Community reacts to homicides, highlighting most victims are peo - WTVM.com-Columbus, GA News Weather & Sports

Community reacts to homicides, highlighting most victims are people of color

(Source: Jose Zozaya/WTVM) (Source: Jose Zozaya/WTVM)
(Source: Jose Zozaya/WTVM) (Source: Jose Zozaya/WTVM)
(Source: Jose Zozaya/WTVM) (Source: Jose Zozaya/WTVM)
(Source: Jose Zozaya/WTVM) (Source: Jose Zozaya/WTVM)
(Source: Jose Zozaya/WTVM) (Source: Jose Zozaya/WTVM)

COLUMBUS, GA (WTVM) – New reaction to the latest homicides happening in the Fountain City; having already surpassed the 2016 number, the total is only growing.

Digging deeper, News Leader 9 found most of the victims killed are people of color.

Now, business and religious leaders want to start a movement of action to address the violence.

"He was a really good guy, one of the best workers I had," said Johnny Bolin. "He's been like family."

Bolin said he was distraught, unable to fathom why someone would shoot and kill 29-year-old Luis Calvo Moreno, who Bolin says was one of his best employees.

"[He's] never been involved in anything bad. He was a hard worker," Bolin said.  "He was on the phone with his wife, he was going back home in December."

Calvo was not the only man who lost his life late Monday night in Columbus. Datrell Roberson and 28-year-old Xavier Scott were discovered shot and killed near 24th Street, the latest names on a list of 32 homicide victims in 2017 in Columbus.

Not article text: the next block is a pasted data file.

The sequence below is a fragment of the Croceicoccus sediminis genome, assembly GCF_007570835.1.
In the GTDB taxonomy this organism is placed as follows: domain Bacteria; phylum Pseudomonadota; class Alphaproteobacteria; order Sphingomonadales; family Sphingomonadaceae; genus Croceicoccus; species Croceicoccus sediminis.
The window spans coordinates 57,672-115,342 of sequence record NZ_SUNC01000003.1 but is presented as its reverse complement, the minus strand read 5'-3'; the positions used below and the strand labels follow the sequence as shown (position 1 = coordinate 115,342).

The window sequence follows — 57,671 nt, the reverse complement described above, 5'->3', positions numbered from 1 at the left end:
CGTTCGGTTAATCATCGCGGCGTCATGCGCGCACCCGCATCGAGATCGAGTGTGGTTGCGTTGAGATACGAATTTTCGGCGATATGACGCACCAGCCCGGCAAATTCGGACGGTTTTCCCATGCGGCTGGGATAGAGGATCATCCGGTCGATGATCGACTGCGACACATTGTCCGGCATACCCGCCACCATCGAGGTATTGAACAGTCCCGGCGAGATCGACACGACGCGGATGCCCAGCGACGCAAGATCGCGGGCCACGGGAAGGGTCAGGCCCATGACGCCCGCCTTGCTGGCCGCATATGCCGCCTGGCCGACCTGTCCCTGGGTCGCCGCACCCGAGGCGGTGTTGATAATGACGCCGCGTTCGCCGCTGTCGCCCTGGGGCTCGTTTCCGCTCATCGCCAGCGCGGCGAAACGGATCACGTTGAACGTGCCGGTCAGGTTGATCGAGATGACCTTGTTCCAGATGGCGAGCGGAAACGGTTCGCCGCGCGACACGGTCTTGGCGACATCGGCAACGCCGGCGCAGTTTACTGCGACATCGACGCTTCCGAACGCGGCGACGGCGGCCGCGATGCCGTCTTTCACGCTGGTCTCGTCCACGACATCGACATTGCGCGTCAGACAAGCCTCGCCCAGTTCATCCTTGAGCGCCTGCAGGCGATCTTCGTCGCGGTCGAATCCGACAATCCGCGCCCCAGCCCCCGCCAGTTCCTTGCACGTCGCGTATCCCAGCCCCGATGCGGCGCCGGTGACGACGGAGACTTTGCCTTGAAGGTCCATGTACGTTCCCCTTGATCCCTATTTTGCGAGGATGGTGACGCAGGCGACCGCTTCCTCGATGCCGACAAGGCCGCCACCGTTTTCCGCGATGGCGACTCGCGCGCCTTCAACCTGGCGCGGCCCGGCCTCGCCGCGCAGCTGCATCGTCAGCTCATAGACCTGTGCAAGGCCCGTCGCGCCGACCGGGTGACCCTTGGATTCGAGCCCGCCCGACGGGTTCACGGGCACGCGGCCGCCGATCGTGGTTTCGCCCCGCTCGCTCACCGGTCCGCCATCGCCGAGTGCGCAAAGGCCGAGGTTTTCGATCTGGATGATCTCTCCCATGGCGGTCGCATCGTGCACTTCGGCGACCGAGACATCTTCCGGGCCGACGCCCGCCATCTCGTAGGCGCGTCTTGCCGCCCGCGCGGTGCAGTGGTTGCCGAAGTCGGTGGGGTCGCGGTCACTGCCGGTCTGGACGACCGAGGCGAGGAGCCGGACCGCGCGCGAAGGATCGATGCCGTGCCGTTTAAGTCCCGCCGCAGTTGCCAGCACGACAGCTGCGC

"We're becoming a little Chicago. That's just unacceptable," he said. "We have police officers that are overworked, and we have a society that doesn't care about human life anymore. Morality is out the door."

Bolin is not alone in feeling the rate of homicides predominantly affects people of color, and that it's getting out of hand.

"We have a crisis, we have an epidemic of black-on-black crime in our community," said pastor Delta Outley.

Sitting down with News Leader 9, Outlet said this crime becomes everybody's problem and explained how the community needs to band together, at a grassroots level, to stop what they see as a growing trend of violent crime.

"I'm talking about churches, schools, coaches, grandparents, pastors we're just talking about everybody that wants to put their hands to some work, so it's not just a one-man show; it's for everybody in our community," she said.

Columbus Mayor Teresa Tomlinson released a statement in response to Monday's homicides. It reads, in part, "We will continue to concentrate on breaking up areas of known criminal activity and will continue to ask for the public's support in helping us get suspects in these murders off the street."

For the mayor's full statement, click here.

RELATED: 2017 Columbus Homicides

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